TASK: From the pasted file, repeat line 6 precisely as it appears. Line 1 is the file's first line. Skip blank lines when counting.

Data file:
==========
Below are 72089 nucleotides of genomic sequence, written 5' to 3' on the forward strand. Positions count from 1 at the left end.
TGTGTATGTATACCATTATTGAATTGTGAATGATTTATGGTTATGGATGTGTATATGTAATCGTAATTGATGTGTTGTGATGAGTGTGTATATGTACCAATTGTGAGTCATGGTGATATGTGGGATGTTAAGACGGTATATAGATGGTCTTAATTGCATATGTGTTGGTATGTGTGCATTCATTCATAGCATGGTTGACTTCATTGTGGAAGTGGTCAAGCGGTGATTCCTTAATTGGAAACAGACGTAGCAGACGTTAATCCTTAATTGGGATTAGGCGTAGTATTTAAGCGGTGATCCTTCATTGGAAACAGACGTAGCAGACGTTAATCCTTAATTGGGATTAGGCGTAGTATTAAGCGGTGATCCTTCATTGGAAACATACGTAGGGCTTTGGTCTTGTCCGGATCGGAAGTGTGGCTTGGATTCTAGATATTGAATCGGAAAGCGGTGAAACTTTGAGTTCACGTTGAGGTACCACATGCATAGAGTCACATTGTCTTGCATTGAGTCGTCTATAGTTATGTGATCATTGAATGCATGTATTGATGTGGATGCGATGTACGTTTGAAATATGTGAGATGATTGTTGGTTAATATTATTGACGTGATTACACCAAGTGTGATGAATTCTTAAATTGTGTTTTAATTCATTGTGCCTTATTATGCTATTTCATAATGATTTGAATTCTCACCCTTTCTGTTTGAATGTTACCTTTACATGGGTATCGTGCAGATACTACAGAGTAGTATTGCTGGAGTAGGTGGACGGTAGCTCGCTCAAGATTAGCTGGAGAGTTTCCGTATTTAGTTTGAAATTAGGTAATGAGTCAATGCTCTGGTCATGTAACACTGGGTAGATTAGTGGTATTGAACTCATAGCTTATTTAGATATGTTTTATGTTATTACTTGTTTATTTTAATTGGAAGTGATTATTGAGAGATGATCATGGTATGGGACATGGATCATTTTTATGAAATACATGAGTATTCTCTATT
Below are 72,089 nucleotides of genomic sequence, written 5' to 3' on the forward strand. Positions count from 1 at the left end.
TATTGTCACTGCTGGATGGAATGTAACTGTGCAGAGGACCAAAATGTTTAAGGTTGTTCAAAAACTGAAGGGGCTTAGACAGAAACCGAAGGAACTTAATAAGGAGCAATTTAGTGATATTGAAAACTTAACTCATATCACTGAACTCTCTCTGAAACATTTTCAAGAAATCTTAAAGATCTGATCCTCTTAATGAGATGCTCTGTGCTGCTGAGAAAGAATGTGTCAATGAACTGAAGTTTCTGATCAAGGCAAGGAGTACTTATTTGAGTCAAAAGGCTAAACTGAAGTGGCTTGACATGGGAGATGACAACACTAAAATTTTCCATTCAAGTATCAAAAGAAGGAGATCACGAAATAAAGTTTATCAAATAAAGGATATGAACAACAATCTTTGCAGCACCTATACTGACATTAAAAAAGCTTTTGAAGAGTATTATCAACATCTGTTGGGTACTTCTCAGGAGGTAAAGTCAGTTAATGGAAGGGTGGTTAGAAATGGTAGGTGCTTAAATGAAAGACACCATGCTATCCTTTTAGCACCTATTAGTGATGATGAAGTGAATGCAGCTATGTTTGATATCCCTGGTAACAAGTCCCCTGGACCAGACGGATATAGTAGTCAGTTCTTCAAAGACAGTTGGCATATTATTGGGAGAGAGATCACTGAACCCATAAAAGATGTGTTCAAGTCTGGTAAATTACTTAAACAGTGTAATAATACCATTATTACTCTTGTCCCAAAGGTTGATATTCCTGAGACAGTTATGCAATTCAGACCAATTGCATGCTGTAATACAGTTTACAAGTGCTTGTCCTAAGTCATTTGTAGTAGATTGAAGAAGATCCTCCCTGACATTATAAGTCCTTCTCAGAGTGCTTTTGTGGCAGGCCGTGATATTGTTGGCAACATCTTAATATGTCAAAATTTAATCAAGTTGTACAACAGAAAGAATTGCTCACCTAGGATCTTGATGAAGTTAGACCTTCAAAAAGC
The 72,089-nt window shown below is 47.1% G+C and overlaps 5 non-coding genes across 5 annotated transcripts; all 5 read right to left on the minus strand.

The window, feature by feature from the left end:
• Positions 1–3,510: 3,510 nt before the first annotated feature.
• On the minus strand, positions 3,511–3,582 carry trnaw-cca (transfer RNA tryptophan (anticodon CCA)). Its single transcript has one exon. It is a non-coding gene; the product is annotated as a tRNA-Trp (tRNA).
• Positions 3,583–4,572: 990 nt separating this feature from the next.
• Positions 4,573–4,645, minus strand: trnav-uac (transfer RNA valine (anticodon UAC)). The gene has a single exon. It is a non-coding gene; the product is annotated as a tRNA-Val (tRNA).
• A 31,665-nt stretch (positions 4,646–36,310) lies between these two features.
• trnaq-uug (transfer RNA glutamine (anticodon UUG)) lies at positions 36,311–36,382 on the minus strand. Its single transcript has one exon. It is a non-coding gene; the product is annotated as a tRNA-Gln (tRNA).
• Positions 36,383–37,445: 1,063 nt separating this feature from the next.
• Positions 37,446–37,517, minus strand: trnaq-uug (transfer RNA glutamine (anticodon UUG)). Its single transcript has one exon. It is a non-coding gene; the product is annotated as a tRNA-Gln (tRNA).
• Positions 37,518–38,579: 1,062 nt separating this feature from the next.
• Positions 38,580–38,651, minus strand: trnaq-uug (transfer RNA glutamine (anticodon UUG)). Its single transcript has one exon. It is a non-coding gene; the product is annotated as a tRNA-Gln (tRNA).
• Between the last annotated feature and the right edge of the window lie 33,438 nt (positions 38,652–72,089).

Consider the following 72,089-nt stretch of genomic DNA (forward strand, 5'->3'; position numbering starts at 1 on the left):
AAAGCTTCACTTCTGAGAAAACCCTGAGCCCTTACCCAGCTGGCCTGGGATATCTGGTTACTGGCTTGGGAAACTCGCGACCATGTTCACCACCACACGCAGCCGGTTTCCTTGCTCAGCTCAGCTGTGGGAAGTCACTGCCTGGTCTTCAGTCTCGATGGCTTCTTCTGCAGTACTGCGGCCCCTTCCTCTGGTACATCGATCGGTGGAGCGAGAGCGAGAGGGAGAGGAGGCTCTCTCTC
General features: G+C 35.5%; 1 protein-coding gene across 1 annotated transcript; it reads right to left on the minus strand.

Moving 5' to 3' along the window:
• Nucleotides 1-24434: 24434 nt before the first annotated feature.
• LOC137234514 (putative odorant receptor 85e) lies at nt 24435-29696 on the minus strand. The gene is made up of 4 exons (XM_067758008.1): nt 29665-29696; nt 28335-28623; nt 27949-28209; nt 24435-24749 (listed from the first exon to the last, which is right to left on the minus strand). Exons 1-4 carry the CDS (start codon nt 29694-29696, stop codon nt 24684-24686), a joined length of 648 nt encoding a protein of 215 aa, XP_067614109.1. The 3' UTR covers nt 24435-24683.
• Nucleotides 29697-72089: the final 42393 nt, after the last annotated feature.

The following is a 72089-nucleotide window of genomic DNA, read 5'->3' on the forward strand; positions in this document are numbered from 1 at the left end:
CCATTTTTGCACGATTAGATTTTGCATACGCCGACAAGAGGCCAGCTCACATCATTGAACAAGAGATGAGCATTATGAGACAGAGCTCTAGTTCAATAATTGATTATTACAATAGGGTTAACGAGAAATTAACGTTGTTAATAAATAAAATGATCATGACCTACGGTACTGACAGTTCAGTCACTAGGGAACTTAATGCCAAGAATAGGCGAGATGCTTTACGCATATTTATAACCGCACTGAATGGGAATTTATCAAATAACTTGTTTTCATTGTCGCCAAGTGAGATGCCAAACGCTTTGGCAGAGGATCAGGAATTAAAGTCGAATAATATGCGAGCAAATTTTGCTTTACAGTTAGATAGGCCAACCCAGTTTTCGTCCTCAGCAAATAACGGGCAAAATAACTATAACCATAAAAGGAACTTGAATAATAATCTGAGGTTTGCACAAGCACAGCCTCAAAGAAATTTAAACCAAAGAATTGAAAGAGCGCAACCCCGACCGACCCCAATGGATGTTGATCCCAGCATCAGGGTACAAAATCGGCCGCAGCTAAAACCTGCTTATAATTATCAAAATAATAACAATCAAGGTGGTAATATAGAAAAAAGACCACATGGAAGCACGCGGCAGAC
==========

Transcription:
The window, feature by feature from the left end: